Funding and Eligibility Changes. The FFCRA ensured that all households are able to receive the maximum allowable food stamps benefit for the duration of the HHS-declared public health emergency and state-declared public health emergency. The average five-person family generally receives $528 a month in food stamps. This change increased the benefits to $768 a month. This increased the monthly federal food stamp expenditures by $2 billion a month—an increase from previous expenditures from $4.5 billion to $6.5 billion—representing a 40 percent increase in benefit levels.
Congress was concerned that during the pandemic and economic crisis, food stamps benefit levels, which are primarily calculated by reported income, could be insufficient. Food stamps are designed to be supplemented by other forms of income—whether through paid employment or nonprofit support. However, in a pandemic, families could reasonably need access to increased funds if normal supplemental forms of income were reduced or food costs increased.
In addition, many families that receive food stamps also generally have their resources supplemented by other nutrition programs for school-aged children, particularly through the School Lunch and Breakfast programs. As schools were closed across the nation, the FFCRA mandated that if a school were closed for five consecutive days, the families of children eligible for free and reduced-price lunch would have the full cost of missed meals added to their EBT cards.
Program Integrity. The FNS, both through already available authorities and broad authorities that the FFCRA made available while the declaration of public health emergency is in place, also made allowances so that state employees and food stamp beneficiaries were able to comply with shutdown orders that effected government agencies and non-essential workers during the months of April, May, and June. These flexibilities included waiving standard program-integrity safeguards, such as verifying that the applicants are who they say they are, and that they qualify for the program. These allowances included the ability of states to suspend in-person applications and verifications, and to allow the signing of applications through non-recorded telephone verification; four states (California, Indiana, Iowa, and Ohio) were permitted to suspend Income and Eligibility Verification System (IEVS) checks—which double check immigration status—through May 31, 2020.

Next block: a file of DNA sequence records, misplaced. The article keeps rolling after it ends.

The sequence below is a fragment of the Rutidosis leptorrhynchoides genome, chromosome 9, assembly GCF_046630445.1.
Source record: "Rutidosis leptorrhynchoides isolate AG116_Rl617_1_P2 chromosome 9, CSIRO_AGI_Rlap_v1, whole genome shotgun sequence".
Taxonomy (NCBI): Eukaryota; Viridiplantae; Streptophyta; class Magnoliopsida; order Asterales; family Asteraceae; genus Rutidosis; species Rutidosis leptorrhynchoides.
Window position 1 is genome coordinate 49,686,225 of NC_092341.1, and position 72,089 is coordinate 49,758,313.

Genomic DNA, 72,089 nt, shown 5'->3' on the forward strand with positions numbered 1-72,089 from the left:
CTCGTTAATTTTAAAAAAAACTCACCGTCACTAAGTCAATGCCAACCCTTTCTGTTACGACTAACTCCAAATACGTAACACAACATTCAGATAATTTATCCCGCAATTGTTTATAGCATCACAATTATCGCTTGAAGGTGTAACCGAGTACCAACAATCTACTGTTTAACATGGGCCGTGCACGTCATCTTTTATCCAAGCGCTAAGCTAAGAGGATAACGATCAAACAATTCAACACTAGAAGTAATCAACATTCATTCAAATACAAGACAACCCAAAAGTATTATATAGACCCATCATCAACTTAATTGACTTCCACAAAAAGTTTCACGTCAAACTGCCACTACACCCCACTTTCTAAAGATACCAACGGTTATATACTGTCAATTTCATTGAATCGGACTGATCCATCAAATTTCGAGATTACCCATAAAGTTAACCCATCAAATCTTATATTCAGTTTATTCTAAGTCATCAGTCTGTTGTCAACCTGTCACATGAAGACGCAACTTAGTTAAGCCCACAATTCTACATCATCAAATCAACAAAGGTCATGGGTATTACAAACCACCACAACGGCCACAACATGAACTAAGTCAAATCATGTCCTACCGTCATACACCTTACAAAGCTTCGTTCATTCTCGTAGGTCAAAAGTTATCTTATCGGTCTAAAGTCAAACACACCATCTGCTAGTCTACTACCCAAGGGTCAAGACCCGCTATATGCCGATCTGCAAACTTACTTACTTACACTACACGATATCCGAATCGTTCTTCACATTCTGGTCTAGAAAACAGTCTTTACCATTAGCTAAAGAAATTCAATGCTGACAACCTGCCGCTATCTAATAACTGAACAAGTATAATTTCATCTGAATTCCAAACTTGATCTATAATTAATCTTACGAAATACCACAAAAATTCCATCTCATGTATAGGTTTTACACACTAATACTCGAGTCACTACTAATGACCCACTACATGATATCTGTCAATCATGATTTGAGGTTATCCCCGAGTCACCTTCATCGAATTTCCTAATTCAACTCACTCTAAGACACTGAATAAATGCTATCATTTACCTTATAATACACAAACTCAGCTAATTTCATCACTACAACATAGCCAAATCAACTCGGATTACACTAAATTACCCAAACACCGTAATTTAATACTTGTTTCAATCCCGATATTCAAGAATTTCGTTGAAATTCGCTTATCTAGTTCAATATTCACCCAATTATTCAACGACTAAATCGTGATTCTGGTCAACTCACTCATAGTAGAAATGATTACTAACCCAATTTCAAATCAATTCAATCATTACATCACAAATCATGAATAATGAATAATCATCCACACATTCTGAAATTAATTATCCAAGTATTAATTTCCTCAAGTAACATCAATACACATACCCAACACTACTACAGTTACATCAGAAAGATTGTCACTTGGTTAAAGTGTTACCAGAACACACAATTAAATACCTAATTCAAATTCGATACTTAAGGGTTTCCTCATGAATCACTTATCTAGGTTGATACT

Current Effects. The March food stamp numbers jumped to 37,347,458 individuals in the program, an increase of nearly half a million enrollees from February. As shutdowns were first enacted in the last few weeks of March, it is expected that April and May numbers will see even more substantial increases. In the 27 states with available state food stamp caseload data, there was an average 13 percent increase between March and May, which would be a total of about 42 million nationally if the other states mirror the increases.